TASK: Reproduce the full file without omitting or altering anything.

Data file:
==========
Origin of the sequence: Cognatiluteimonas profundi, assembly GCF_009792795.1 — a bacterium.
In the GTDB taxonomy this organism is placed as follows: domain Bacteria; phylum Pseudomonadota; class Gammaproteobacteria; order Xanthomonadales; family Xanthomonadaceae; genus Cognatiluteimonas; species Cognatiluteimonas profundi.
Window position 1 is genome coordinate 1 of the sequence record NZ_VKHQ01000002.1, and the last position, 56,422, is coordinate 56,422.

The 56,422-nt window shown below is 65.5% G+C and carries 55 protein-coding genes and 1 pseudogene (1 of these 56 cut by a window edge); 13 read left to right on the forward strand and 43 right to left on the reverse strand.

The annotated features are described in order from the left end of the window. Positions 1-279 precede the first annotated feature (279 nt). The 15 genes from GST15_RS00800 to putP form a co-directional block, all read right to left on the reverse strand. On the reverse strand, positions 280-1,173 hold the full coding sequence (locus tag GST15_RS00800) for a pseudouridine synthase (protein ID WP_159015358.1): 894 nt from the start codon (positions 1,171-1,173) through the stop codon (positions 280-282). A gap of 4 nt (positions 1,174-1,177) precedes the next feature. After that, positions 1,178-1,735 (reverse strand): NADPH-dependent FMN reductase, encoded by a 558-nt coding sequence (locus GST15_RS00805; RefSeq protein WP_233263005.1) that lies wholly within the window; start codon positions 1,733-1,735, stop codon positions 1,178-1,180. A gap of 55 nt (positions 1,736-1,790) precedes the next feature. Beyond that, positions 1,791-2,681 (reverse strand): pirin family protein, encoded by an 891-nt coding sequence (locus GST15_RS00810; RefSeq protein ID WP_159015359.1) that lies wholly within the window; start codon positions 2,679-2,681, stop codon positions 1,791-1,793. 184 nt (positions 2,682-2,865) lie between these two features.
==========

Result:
Origin of the sequence: Cognatiluteimonas profundi, assembly GCF_009792795.1 — a bacterium.
In the GTDB taxonomy this organism is placed as follows: domain Bacteria; phylum Pseudomonadota; class Gammaproteobacteria; order Xanthomonadales; family Xanthomonadaceae; genus Cognatiluteimonas; species Cognatiluteimonas profundi.
Window position 1 is genome coordinate 1 of the sequence record NZ_VKHQ01000002.1, and the last position, 56,422, is coordinate 56,422.

The 56,422-nt window shown below is 65.5% G+C and carries 55 protein-coding genes and 1 pseudogene (1 of these 56 cut by a window edge); 13 read left to right on the forward strand and 43 right to left on the reverse strand.

The annotated features are described in order from the left end of the window. Positions 1-279 precede the first annotated feature (279 nt). The 15 genes from GST15_RS00800 to putP form a co-directional block, all read right to left on the reverse strand. On the reverse strand, positions 280-1,173 hold the full coding sequence (locus tag GST15_RS00800) for a pseudouridine synthase (protein ID WP_159015358.1): 894 nt from the start codon (positions 1,171-1,173) through the stop codon (positions 280-282). A gap of 4 nt (positions 1,174-1,177) precedes the next feature. After that, positions 1,178-1,735 (reverse strand): NADPH-dependent FMN reductase, encoded by a 558-nt coding sequence (locus GST15_RS00805; RefSeq protein WP_233263005.1) that lies wholly within the window; start codon positions 1,733-1,735, stop codon positions 1,178-1,180. A gap of 55 nt (positions 1,736-1,790) precedes the next feature. Beyond that, positions 1,791-2,681 (reverse strand): pirin family protein, encoded by an 891-nt coding sequence (locus GST15_RS00810; RefSeq protein ID WP_159015359.1) that lies wholly within the window; start codon positions 2,679-2,681, stop codon positions 1,791-1,793. 184 nt (positions 2,682-2,865) lie between these two features.